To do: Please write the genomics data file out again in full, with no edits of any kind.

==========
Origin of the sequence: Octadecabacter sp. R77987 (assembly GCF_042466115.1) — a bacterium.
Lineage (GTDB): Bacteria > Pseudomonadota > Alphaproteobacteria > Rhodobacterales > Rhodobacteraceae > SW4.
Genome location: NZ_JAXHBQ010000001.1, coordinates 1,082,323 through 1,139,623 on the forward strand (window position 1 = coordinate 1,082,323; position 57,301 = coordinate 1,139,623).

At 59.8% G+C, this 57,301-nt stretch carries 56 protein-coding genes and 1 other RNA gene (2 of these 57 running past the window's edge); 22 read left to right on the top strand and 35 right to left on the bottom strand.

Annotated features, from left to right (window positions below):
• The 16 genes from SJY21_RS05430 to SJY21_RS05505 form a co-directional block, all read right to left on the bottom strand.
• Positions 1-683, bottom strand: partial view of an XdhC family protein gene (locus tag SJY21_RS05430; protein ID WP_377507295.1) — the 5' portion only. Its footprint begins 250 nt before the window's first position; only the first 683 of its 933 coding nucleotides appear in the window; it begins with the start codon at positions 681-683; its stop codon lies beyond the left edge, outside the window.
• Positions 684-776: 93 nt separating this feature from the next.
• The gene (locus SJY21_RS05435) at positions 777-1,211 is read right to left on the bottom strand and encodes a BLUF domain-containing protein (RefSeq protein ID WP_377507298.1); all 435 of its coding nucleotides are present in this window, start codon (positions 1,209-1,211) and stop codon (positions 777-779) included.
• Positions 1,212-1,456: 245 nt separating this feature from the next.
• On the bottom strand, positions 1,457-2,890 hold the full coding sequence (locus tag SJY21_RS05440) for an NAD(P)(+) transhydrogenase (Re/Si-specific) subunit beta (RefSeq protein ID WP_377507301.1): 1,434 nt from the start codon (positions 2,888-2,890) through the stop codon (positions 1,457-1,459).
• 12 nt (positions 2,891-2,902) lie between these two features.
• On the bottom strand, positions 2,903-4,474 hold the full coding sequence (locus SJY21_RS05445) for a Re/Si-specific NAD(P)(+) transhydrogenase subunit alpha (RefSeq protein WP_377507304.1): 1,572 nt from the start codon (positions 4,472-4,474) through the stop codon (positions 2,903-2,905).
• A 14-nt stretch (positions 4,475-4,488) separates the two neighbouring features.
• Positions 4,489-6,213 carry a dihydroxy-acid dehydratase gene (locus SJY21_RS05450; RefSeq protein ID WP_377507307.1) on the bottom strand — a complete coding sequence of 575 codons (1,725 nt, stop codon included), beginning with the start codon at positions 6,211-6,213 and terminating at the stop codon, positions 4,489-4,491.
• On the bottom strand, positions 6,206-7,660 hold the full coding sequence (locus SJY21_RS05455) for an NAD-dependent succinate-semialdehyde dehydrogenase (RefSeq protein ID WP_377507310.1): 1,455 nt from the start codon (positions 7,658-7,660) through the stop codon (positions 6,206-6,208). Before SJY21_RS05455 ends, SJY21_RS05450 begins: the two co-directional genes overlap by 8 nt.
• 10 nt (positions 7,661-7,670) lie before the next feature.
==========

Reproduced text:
Origin of the sequence: Octadecabacter sp. R77987 (assembly GCF_042466115.1) — a bacterium.
Lineage (GTDB): Bacteria > Pseudomonadota > Alphaproteobacteria > Rhodobacterales > Rhodobacteraceae > SW4.
Genome location: NZ_JAXHBQ010000001.1, coordinates 1,082,323 through 1,139,623 on the forward strand (window position 1 = coordinate 1,082,323; position 57,301 = coordinate 1,139,623).

At 59.8% G+C, this 57,301-nt stretch carries 56 protein-coding genes and 1 other RNA gene (2 of these 57 running past the window's edge); 22 read left to right on the top strand and 35 right to left on the bottom strand.

Annotated features, from left to right (window positions below):
• The 16 genes from SJY21_RS05430 to SJY21_RS05505 form a co-directional block, all read right to left on the bottom strand.
• Positions 1-683, bottom strand: partial view of an XdhC family protein gene (locus tag SJY21_RS05430; protein ID WP_377507295.1) — the 5' portion only. Its footprint begins 250 nt before the window's first position; only the first 683 of its 933 coding nucleotides appear in the window; it begins with the start codon at positions 681-683; its stop codon lies beyond the left edge, outside the window.
• Positions 684-776: 93 nt separating this feature from the next.
• The gene (locus SJY21_RS05435) at positions 777-1,211 is read right to left on the bottom strand and encodes a BLUF domain-containing protein (RefSeq protein ID WP_377507298.1); all 435 of its coding nucleotides are present in this window, start codon (positions 1,209-1,211) and stop codon (positions 777-779) included.
• Positions 1,212-1,456: 245 nt separating this feature from the next.
• On the bottom strand, positions 1,457-2,890 hold the full coding sequence (locus tag SJY21_RS05440) for an NAD(P)(+) transhydrogenase (Re/Si-specific) subunit beta (RefSeq protein ID WP_377507301.1): 1,434 nt from the start codon (positions 2,888-2,890) through the stop codon (positions 1,457-1,459).
• 12 nt (positions 2,891-2,902) lie between these two features.
• On the bottom strand, positions 2,903-4,474 hold the full coding sequence (locus SJY21_RS05445) for a Re/Si-specific NAD(P)(+) transhydrogenase subunit alpha (RefSeq protein WP_377507304.1): 1,572 nt from the start codon (positions 4,472-4,474) through the stop codon (positions 2,903-2,905).
• A 14-nt stretch (positions 4,475-4,488) separates the two neighbouring features.
• Positions 4,489-6,213 carry a dihydroxy-acid dehydratase gene (locus SJY21_RS05450; RefSeq protein ID WP_377507307.1) on the bottom strand — a complete coding sequence of 575 codons (1,725 nt, stop codon included), beginning with the start codon at positions 6,211-6,213 and terminating at the stop codon, positions 4,489-4,491.
• On the bottom strand, positions 6,206-7,660 hold the full coding sequence (locus SJY21_RS05455) for an NAD-dependent succinate-semialdehyde dehydrogenase (RefSeq protein ID WP_377507310.1): 1,455 nt from the start codon (positions 7,658-7,660) through the stop codon (positions 6,206-6,208). Before SJY21_RS05455 ends, SJY21_RS05450 begins: the two co-directional genes overlap by 8 nt.
• 10 nt (positions 7,661-7,670) lie before the next feature.